Tesla has slashed Supercharging prices in many regions as its charging business starts to take off a bit.
One of the biggest advantages of electric vehicles remains that their running costs are much lower than those of internal combustion engine vehicles due to the fact that electricity is usually much cheaper than gas.
However, over the past year, the cost of both gas and electricity has risen sharply, especially in Europe, due to the war in Ukraine and restrictions on Russian oil and gas supplies.
It used to be difficult to pay more than $5 or $10 for a full charge on a Tesla Supercharger.
After several price hikes last year, many Supercharger stations are now charging $0.50 per kWh, which could result in a cost of $30 for a 60 kWh charge.
Earlier this year, we reported that Tesla announced a massive price increase for its Supercharger in Europe – mainly due to the energy crisis – and then in North America, especially in California.
But what goes up must go down.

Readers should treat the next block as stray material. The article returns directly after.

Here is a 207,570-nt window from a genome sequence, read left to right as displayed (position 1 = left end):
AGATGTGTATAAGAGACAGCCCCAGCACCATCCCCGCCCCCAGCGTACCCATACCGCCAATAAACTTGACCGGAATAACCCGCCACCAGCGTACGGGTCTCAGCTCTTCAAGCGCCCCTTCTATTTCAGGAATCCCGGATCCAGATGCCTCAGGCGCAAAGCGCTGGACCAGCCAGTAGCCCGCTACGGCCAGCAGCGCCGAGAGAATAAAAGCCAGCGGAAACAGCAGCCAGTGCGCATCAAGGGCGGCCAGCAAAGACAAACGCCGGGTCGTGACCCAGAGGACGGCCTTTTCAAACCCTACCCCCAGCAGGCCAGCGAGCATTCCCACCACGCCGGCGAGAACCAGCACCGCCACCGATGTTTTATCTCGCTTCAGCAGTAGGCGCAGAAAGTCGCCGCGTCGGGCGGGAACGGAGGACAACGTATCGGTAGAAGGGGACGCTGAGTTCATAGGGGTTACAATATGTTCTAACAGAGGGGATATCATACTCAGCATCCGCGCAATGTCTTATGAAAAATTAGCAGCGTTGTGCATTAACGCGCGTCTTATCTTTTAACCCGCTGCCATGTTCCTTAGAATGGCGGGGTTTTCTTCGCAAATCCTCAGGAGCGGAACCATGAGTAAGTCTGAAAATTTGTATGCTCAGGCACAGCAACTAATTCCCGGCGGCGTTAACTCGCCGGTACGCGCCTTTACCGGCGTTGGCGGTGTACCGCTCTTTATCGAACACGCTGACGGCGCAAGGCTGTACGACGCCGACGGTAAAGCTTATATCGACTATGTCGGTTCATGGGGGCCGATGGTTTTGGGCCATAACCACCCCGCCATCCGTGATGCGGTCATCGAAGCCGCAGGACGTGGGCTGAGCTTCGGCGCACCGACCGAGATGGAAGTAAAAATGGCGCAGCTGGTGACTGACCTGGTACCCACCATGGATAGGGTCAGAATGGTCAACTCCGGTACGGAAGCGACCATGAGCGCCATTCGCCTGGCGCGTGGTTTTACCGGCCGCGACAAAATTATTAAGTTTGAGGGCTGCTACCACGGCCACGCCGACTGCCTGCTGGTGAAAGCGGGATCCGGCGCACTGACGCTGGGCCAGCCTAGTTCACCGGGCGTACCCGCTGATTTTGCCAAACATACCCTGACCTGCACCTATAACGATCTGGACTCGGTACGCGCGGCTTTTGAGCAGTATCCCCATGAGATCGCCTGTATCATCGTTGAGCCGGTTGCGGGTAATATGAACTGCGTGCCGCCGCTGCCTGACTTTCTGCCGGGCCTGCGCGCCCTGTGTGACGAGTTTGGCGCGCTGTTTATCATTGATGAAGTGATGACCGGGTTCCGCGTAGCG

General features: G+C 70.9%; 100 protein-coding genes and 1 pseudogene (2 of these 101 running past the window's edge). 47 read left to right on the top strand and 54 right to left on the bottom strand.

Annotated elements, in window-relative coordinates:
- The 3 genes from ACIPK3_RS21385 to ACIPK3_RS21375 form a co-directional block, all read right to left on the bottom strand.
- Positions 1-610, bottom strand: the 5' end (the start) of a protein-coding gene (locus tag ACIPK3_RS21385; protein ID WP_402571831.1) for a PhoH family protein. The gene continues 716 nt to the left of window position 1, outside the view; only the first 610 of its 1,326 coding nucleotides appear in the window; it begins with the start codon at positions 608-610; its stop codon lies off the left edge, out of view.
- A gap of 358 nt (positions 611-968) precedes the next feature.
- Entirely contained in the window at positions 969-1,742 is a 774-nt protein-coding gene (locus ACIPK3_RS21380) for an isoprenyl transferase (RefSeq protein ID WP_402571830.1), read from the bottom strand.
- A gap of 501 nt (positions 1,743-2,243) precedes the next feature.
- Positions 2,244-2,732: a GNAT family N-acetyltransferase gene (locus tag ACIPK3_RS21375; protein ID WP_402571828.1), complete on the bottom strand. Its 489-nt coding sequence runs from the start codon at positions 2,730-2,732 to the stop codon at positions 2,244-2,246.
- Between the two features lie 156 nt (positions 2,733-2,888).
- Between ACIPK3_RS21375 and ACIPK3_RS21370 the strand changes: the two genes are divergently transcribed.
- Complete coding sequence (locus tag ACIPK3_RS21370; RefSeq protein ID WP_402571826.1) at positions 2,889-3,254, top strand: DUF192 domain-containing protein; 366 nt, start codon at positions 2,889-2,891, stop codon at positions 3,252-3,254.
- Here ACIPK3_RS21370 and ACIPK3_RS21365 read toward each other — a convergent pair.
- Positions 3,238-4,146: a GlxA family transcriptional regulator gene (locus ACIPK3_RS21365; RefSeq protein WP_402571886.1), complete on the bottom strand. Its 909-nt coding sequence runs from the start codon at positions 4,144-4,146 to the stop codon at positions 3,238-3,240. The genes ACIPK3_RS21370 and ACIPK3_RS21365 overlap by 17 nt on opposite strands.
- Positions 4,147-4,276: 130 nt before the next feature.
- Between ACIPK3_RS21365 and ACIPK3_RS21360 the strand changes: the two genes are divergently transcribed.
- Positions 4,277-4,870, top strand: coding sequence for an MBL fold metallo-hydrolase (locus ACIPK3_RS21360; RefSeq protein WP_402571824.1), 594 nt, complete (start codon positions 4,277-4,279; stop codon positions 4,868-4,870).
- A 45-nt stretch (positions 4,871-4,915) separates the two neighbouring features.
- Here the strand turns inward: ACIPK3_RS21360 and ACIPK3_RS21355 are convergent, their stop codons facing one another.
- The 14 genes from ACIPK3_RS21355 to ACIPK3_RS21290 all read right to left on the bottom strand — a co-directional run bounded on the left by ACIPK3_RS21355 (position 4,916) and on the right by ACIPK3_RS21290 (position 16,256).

Many Tesla owners in multiple markets have reported in the past few days that Tesla has cut prices at their local stations.
It is not possible to track Supercharger prices globally, but Tesla owners can see prices at nearby stations through the navigation system inside their vehicles.
A Tesla owner in California reported that local prices have dropped by as much as 5 cents per kWh:
Some price drops in Europe are even more significant, with prices falling by as much as $0.10 per kWh.
Tesla’s charging business is maturing
Charging stations are slaves to electricity tariffs and undoubtedly affect prices more than anything else, but the charging business as a whole is also growing.
It’s only about 10 years old, and it’s only now that the number of electric vehicles on the road is high enough for the business to start to mature.
When it comes to Tesla, the automaker has been taking many steps to adapt lately, such as extending usage times to match busy times. Of course, it is also gradually opening up the Supercharger network to non-Tesla electric vehicles, making the network a real business and not just a function to help sell Tesla vehicles.
The Tesla Supercharger network recently reached 40,000 chargers worldwide.
It is now beginning to take on its final form: a sustainable (both environmentally and financially) global fast-charging network that allows electric vehicles to travel long distances.
FTC: We use automated affiliate links that generate income. More.